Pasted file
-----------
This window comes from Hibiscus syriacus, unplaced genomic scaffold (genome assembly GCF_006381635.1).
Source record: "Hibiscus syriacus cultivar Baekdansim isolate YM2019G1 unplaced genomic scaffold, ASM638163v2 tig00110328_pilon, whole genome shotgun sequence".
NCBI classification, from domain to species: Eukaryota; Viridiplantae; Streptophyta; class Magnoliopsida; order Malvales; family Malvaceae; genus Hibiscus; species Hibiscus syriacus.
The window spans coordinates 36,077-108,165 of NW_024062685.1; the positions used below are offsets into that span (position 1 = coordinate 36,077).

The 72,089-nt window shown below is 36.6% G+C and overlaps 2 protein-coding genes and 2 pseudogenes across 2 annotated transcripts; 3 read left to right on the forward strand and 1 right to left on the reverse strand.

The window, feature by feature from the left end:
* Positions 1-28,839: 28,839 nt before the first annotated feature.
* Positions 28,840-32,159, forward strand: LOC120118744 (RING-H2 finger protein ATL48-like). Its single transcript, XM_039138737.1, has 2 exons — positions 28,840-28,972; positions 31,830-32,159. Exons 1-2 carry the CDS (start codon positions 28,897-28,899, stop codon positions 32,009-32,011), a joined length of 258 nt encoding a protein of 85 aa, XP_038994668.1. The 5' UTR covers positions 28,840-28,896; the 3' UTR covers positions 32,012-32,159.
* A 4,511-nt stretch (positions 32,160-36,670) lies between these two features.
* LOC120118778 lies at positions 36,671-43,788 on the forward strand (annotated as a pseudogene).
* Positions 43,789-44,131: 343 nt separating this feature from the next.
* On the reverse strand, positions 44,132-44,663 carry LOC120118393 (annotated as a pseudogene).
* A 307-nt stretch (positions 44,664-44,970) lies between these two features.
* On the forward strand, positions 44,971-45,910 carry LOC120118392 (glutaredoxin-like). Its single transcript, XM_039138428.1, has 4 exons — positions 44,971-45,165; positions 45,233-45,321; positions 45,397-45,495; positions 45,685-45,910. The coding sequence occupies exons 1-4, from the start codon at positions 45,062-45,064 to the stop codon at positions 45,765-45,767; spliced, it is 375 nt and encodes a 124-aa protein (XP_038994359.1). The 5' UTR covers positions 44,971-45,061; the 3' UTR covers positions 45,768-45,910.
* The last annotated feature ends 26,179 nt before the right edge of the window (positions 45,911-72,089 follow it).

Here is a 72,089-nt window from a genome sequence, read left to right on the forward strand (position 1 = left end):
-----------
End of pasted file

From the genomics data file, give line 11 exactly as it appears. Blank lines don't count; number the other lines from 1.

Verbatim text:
* Positions 43,789-44,131: 343 nt separating this feature from the next.